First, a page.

The Anti-V5 Antibody allows detection of recombinant proteins containing the V5 epitope. This epitope is found in the P and V proteins of the paramyxovirus, SV5 (Southern et al., 1991). The Anti-V5 Antibody recognizes the 14 amino acid sequence: 


Detailed protocols for using the antibody are in the technical manual available or in published references (Ausubel et al., 1994; Harlow & Lane, 1988).


The Anti-V5 Antibody (R960-25) is a mouse monoclonal IgG2a antibody. Anti-V5-HRP Antibody (R961-25) is prepared by crosslinking the Anti-V5 Antibody with horseradish peroxidase (HRP) using glutaraldehyde.
Sufficient antibody (50 μl) is supplied to perform 25 western immunodetections (assuming 10 ml buffer per blot).


Storage Buffer: 1X phosphate buffered saline (PBS) with 0.01% sodium azide
Storage: Store at 4ºC. For long-term storage, aliquot the antibody
and store at -20°C or -80°C. Avoid repeated freezing and
Stability: 6 months at 4ºC


Antibody Specificity

Both antibodies have been tested in immunoblotting and ELISA procedures. Low background was observed using chemiluminescent or alkaline phosphatase reagents for detection. In western blot experiments with purified protein, 25 ng (for Anti-V5 Antibody) or 50 ng (for Anti-V5-HRP Antibody) of recombinant Positope™ protein (Catalog no. R900-50) gave a detectable signal using a standard immunoblotting protocol (refer to the technical manual available). The Anti-V5 Antibody has also been used successfully to immunoprecipitate fusion proteins that contain the V5 epitope.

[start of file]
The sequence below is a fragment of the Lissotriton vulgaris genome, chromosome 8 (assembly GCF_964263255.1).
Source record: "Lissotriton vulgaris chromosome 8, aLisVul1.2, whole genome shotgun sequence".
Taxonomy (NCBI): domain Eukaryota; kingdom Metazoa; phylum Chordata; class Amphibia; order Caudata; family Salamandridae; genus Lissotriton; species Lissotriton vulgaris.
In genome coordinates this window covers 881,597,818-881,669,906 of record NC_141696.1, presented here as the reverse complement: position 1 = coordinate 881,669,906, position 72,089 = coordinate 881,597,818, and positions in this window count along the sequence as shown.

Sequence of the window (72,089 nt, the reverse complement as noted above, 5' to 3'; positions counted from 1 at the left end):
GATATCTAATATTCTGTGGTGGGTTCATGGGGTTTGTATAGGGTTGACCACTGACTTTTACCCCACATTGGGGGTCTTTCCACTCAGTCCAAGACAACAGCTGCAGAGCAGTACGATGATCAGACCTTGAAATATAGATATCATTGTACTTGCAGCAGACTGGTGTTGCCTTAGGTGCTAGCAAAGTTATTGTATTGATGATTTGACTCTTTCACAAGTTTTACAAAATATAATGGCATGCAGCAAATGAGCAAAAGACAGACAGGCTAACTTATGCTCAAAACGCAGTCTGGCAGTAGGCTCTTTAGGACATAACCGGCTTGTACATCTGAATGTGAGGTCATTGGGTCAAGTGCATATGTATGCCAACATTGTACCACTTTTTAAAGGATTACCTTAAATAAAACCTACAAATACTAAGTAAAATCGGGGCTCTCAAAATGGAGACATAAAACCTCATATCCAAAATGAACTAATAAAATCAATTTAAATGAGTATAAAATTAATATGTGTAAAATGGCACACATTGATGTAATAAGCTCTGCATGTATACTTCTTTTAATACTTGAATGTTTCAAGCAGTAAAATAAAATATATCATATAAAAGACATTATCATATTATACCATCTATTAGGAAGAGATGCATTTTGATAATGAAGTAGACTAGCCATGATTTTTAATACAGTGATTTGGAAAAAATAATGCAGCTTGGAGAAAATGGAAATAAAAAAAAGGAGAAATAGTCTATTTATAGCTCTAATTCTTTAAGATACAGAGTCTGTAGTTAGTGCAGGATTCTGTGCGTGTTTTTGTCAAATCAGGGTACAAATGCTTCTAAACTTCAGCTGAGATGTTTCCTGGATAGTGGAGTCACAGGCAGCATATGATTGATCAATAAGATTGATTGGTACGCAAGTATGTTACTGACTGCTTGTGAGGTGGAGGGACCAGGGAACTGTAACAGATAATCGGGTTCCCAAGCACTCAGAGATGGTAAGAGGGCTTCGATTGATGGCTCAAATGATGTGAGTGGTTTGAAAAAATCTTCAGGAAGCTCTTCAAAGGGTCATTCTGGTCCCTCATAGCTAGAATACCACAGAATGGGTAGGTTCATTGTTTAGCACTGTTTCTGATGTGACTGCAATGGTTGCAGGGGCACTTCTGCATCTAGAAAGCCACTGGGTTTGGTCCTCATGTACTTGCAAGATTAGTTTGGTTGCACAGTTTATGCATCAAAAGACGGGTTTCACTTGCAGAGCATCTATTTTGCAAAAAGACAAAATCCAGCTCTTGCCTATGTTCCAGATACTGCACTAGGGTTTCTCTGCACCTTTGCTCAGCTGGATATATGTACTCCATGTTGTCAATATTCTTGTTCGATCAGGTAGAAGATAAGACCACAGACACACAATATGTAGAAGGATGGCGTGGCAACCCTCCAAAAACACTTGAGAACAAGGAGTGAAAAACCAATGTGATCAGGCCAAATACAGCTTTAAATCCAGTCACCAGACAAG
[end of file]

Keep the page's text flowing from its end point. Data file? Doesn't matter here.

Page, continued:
Using chemiluminescence as the detection method, no crossreactivity is observed in bacterial lysates. In mammalian lysates, a few crossreactive proteins are observed upon overexposure of blots.

Recommended Dilutions

We recommend the following dilutions of the supplied antibody for these applications:

For western blots, dilute 1:5000 into PBS or Tris-Buffered Saline (TBS) containing 0.05% Tween-20 and 5% nonfat, dry milk (PBSTM or TBSTM).
For ELISA assays, serially dilute into PBSTM or TBSTM and test various dilutions to determine the best antibody dilution for your application. If you use a different buffer for washing and blocking your blots, dilute as described above with that buffer. You may use other blocking agents such as bovine serum albumin (BSA) or gelatin.


If you use azide in your HRP-conjugated antibody dilution buffers, wash the western blot or microtiter wells thoroughly before adding the color development solution. Azide inhibits HRP activity. If you use alkaline phosphatase-conjugated secondary antibody, do not use PBS. Phosphate inhibits alkaline phosphatase. Use TBS instead.


Detailed protocols for western and dot blotting, ELISA, immunoprecipitation, and immunostaining are described in the technical manual available from our website or contact Technical Support.

Product Qualification

The Anti-V5 Antibody and the Anti-V5-HRP Antibody are functionally tested by western blot as follows:

Anti-V5 Antibody

The antibody must react specifically with 50 ng of an E. coli expressed fusion protein containing a V5 epitope. Western blots must reveal a strong signal, with no nonspecific background, after a 5-minute development with a chromogenic substrate.

Anti-V5-HRP Antibody

The antibody must react specifically with 20 ng of an E. coli expressed fusion protein containing a V5 epitope. Western blots must reveal a strong signal, with no nonspecific background, after development with a chemiluminescent substrate followed by a 1 minute exposure to x-ray film.



  1. Ausubel, F. M., Brent, R., Kingston, R. E., Moore, D. D., Seidman, J. G., Smith, J. A., and Struhl, K. (1994) Current Protocols in Molecular Biology, Greene Publishing Associates and Wiley-Interscience, New York

  2. Harlow, E., and Lane, D. (1988) Antibodies: A Laboratory Manual, Cold Spring Harbor Laboratory, Cold Spring Harbor, NY

  3. Southern, J. A., Young, D. F., Heaney, F., Baumgartner, W., and Randall, R. E. (1991) Identification of an Epitope on the P and V Proteins of Simian Virus 5 That Distinguishes Between Two Isolates with Different Biological Characteristics. J. Gen. Virol. 72, 1551-1557
R960.pps     Rev. Date: 23-Jan-2007